“In some ways, core has had a bit of a Goldilocks period. Everything had been just right in Asia to raise funds and deploy capital. Now there is sentiment shift. It’s likely the risk-return ratio will also change for core going forward.”

Rohan Sikri, senior partner at the emerging markets-focused manager Xander Investment Management, says there is now generally less appreciation of risk across different strategies, whether it is value-add or core, and it is manifesting in different ways.

“The question is how do you underwrite these deals? What is value-add is now core and core has become super-core,” he says. “The thresholds keep moving because people have capital to deploy and opportunities for traditional capital allocators are few and far between. We can justify to ourselves by saying everyone’s return thresholds have dropped because of global liquidity. But I think that is more of an excuse than justification.”

What complicates matters is the blurring lines between the generally accepted definitions of different investment strategies, especially in Asia. There is no ODCI index here, for instance, to explain what managers are really considered opportunistic or core in their strategy. Additionally, most weighted average lease expiry (WALE) periods in Asia are typically three to five years, shorter than other markets.

“If we look at the WALES in the US and Europe, it becomes a lot easier to define assets as core rather than core-plus or value-add. But in Asia, you have to underwrite the leases for a short period of time, and that is where the definition of core could become blurry,” explains AEW’s Lee.

Furthermore, different managers could have different interpretations of each strategy.

“The definition of value-add and core-plus, and core-plus and core is all very grey. A building that is 40 percent leased and requires $30 million of capital expenditure is considered value-add, and a building that is 90 percent leased, with rents churning in four years, is value-add too,” adds Sikri.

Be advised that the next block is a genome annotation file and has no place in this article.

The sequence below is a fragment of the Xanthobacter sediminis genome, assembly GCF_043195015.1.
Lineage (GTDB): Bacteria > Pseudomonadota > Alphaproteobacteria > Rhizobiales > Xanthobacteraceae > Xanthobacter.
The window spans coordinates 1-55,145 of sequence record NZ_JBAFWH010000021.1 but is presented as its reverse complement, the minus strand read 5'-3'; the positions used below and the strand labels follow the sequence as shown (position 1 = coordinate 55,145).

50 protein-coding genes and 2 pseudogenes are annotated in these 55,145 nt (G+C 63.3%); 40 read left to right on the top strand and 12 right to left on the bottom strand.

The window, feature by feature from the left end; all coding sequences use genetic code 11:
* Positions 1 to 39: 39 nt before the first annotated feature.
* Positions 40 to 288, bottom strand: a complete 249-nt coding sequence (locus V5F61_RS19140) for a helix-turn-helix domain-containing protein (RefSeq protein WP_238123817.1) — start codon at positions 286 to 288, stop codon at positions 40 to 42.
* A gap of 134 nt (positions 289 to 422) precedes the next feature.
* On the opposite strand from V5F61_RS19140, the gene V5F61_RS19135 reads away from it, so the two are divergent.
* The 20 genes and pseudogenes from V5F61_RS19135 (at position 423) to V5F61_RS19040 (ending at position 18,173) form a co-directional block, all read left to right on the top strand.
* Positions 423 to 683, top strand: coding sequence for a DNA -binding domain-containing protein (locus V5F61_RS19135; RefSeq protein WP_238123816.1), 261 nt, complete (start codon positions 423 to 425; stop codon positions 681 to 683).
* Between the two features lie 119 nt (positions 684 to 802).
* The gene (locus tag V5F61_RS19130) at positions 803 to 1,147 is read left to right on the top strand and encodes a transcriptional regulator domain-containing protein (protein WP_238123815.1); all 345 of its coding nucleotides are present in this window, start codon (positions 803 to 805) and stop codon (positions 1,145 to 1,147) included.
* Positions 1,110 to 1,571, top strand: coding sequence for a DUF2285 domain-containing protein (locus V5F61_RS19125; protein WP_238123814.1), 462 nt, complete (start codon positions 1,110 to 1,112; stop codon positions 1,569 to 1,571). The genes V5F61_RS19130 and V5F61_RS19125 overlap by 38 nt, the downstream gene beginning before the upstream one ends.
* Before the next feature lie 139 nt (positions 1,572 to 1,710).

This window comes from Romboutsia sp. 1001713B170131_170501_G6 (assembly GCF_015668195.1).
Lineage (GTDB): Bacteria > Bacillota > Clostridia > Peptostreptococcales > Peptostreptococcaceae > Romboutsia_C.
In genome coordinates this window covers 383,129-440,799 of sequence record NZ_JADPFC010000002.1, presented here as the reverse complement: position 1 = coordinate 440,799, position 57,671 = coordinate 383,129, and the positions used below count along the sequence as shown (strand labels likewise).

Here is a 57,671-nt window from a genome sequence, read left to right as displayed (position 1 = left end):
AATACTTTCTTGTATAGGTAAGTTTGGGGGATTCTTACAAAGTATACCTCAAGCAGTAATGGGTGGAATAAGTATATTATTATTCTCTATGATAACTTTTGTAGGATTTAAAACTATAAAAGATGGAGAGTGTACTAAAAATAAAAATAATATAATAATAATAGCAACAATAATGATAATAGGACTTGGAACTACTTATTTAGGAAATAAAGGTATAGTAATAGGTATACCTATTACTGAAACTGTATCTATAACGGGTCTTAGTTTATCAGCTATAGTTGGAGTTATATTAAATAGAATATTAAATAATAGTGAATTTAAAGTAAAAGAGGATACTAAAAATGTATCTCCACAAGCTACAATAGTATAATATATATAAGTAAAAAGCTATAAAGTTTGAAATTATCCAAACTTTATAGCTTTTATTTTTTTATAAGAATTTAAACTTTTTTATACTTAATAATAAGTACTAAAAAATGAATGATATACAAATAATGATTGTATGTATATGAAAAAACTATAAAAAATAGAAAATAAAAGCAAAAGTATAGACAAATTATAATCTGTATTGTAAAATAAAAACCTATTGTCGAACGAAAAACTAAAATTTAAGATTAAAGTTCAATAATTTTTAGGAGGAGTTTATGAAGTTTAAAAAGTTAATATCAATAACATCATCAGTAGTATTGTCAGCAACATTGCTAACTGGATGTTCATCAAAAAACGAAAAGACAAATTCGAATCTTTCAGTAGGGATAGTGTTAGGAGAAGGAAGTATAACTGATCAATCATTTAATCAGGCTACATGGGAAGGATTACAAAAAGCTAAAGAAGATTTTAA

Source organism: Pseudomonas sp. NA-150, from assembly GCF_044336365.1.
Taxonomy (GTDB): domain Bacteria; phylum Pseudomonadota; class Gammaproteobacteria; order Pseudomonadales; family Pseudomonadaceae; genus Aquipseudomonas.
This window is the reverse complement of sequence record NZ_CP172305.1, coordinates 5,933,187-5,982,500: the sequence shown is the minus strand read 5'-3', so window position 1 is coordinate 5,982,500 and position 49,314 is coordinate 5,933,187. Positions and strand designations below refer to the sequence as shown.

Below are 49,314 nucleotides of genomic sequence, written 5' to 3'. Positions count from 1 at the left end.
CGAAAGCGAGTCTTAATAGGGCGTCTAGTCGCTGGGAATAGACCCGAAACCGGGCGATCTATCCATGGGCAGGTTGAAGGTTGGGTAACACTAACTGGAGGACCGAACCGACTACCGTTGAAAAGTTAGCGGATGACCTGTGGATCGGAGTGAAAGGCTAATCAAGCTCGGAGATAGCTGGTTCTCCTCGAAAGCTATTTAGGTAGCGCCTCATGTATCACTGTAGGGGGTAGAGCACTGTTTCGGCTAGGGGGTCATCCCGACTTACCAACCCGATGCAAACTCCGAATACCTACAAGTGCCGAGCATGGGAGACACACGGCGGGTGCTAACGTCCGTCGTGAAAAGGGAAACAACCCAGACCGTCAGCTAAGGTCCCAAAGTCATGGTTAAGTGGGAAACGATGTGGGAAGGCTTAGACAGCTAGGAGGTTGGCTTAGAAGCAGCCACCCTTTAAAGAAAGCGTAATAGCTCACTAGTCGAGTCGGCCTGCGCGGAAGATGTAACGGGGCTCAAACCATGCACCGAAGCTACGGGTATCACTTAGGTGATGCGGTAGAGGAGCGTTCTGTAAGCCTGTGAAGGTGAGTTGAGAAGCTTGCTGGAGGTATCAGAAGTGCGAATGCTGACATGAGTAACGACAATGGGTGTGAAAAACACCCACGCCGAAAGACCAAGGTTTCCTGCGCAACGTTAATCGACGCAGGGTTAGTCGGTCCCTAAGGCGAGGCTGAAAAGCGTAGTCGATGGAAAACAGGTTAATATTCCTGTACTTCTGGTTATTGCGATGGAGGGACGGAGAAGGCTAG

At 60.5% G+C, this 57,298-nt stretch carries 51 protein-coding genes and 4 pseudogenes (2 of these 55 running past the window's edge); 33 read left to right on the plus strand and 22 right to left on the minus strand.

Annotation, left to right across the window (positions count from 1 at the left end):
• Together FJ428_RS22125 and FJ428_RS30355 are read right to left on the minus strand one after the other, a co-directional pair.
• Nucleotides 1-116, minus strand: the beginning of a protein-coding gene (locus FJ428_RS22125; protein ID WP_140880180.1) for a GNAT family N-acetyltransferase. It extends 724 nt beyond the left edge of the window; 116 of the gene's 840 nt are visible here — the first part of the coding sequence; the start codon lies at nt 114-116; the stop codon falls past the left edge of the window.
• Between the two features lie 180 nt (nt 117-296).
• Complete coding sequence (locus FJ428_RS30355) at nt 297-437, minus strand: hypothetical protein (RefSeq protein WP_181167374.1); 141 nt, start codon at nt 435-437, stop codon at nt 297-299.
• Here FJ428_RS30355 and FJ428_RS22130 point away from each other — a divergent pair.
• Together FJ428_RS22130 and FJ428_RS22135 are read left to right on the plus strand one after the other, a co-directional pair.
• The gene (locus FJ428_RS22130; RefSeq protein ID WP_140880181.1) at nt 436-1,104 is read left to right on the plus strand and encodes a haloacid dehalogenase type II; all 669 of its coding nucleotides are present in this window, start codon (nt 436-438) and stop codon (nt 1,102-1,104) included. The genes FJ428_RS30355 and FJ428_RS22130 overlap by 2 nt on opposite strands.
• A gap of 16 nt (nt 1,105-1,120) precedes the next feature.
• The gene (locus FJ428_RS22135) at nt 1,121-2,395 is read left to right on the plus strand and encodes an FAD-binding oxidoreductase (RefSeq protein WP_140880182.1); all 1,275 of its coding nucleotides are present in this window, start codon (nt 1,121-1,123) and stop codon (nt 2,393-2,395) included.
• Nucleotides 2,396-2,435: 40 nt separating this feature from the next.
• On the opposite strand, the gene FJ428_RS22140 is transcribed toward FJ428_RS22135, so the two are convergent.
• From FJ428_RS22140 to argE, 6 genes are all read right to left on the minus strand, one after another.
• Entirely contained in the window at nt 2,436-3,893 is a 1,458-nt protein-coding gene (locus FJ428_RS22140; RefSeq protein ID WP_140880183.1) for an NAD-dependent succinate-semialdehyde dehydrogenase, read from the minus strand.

Bernhard Karas

Investment specialist – Real Estate, Asia-Pacific, DWS

Karas joined DWS as a real estate investment specialist in 2014, after working as a director in the capital markets group at Cushman & Wakefield. He has over 17 years of experience of working with global institutional investors on unlisted real estate investment strategies.

Claire Tang

Head of acquisitions – China, LaSalle Investment Management

Tang is based in Shanghai and has been working with LaSalle Investment Management since 2007. With over 10 years of experience in real estate and investment management, specializing in the Greater China region, Tang has also previously worked with Jones Lang LaSalle and GE Asset Management.

 Louise Kavanagh

Managing director, TH Real Estate

Kavanagh joined TH Real Estate as managing director for funds management in late 2017. She was previously the fund manager for Invesco Real Estate’s open-ended core/core-plus vehicle in the region. With more than 17 years of experience in the real estate and funds management industry, she has also served as a director at RREEF Real Estate Asia-Pacific.

Rohan Sikri

Senior partner
Xander Investment Management

Based in Singapore, Sikri heads the firm’s real estate investment management program for Asia. He is also chair of the investment committee for Xander Funds and the credit committee for Xander Finance. From 2005 to 2010, Sikri co-founded and supervised Xander India’s investment program and the creation of a $1.4 billion equity investment portfolio.

Jason Lee

Chief investment officer – Asia-Pacific AEW Asia

Lee is responsible for implementing the firm’s investment strategy, including sourcing, structuring and underwriting of new investment opportunities. In his 22 years of real estate investment experience, he has also worked as a director of Merrill Lynch’s Asia opportunistic real estate fund and the Global Principal Investments Group.

Richard van den Berg

Fund manager and non-executive director, M&G Real Estate

Van den Berg is the fund manager of the M&G Asia Property Fund, responsible for investment strategy and oversight of acquisitions, divestments and asset management. He joined M&G Real Estate in August 2017. Van den Berg has been actively involved in Asian real estate management since 1989 with previous roles in Hong Kong at ING Real Estate and CBRE Global Investors, including others.

Income focus

Irrespective of the label given to an investment, the period of cap-rate compression is generally coming to an end, which is changing how and where managers choose to deploy capital.

“One of the biggest mistakes you could make in the current cycle as a core investor is to move to Grade B assets or secondary locations, chasing an absolute level of yield,” adds Karas. “As a fiduciary manager, discipline and communication on where we are in the cycle with clients is key.”

Some markets like Australia have witnessed continued downward pressure on cap rates, falling below historical norms in the East Coast markets, says Kavanagh. She says an A grade premium office asset in Sydney, for instance, would be trading at a 4-4.5 percent cap rate.